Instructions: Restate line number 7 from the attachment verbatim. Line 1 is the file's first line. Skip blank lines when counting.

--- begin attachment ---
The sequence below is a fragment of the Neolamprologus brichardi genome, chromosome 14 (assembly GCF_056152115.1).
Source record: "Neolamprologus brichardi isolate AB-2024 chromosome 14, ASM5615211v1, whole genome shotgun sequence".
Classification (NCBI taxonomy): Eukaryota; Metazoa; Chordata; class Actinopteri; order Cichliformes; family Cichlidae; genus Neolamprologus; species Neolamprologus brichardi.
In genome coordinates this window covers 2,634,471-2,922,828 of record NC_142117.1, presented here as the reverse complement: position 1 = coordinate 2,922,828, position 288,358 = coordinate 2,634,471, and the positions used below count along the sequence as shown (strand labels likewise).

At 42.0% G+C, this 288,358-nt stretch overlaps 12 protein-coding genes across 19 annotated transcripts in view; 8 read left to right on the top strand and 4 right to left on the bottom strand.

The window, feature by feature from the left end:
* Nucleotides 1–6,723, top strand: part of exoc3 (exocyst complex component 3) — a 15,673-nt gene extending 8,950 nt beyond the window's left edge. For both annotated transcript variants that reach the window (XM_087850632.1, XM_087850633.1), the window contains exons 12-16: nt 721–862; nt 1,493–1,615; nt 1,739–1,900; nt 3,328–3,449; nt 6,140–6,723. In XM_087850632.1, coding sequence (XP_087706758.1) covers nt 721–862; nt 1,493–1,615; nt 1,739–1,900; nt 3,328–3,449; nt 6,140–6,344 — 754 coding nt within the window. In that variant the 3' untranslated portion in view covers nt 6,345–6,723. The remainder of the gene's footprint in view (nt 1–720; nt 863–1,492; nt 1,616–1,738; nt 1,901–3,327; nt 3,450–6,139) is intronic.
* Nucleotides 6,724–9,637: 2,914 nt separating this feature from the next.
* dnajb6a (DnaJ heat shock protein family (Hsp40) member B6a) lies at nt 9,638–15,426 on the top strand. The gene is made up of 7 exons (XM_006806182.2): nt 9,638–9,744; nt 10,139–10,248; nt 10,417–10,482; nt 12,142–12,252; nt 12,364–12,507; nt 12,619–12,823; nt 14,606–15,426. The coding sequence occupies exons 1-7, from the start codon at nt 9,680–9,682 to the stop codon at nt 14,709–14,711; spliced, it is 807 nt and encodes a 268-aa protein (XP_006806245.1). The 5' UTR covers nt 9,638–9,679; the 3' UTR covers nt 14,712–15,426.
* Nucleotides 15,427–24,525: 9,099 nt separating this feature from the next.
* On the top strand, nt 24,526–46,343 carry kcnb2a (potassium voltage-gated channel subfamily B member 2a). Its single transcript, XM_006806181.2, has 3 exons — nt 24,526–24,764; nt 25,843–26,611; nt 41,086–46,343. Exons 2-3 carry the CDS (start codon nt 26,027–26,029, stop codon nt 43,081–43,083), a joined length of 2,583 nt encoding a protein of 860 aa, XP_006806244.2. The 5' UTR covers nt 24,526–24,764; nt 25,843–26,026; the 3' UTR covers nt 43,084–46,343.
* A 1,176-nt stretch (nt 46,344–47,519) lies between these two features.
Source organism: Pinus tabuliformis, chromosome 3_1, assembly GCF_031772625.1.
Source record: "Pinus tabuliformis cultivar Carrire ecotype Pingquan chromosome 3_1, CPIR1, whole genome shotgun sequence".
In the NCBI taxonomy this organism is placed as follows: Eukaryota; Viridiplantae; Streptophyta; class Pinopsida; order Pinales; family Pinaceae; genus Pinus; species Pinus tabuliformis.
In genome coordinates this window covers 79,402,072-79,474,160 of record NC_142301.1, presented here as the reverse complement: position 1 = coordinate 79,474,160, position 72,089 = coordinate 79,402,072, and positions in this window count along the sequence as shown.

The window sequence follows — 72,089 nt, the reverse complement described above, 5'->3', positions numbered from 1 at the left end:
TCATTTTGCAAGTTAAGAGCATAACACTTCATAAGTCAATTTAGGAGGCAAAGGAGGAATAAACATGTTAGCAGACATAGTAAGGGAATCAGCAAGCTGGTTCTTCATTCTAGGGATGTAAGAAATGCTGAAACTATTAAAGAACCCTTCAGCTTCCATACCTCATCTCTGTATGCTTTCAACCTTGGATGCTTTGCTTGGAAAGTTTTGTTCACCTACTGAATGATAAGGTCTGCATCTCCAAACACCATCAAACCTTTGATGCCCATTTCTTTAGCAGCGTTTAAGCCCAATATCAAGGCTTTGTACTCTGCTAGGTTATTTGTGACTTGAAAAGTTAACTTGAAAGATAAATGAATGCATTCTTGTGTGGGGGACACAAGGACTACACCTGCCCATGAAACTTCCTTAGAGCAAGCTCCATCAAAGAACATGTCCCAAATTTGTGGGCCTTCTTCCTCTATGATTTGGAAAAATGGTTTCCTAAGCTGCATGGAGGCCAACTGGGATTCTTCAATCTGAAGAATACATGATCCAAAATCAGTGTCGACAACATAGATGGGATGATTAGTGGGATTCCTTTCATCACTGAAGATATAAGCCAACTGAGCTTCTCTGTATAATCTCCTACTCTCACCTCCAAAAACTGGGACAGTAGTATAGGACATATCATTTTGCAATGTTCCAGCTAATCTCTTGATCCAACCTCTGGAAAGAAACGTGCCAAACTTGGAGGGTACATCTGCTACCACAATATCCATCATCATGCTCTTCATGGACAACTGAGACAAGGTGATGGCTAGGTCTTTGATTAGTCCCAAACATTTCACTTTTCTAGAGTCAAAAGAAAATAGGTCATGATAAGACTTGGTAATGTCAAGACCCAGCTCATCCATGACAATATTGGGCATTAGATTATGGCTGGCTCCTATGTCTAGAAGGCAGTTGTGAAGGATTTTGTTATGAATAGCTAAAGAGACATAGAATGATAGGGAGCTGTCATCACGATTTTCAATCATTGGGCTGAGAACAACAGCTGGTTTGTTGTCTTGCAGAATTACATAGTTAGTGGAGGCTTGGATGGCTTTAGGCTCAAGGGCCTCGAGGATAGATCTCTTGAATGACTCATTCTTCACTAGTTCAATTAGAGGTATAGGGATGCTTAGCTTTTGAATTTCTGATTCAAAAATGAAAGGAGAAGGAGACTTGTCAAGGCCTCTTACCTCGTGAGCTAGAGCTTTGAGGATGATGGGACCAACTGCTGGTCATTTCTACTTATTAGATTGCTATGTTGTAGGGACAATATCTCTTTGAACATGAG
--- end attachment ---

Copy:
* Nucleotides 1–6,723, top strand: part of exoc3 (exocyst complex component 3) — a 15,673-nt gene extending 8,950 nt beyond the window's left edge. For both annotated transcript variants that reach the window (XM_087850632.1, XM_087850633.1), the window contains exons 12-16: nt 721–862; nt 1,493–1,615; nt 1,739–1,900; nt 3,328–3,449; nt 6,140–6,723. In XM_087850632.1, coding sequence (XP_087706758.1) covers nt 721–862; nt 1,493–1,615; nt 1,739–1,900; nt 3,328–3,449; nt 6,140–6,344 — 754 coding nt within the window. In that variant the 3' untranslated portion in view covers nt 6,345–6,723. The remainder of the gene's footprint in view (nt 1–720; nt 863–1,492; nt 1,616–1,738; nt 1,901–3,327; nt 3,450–6,139) is intronic.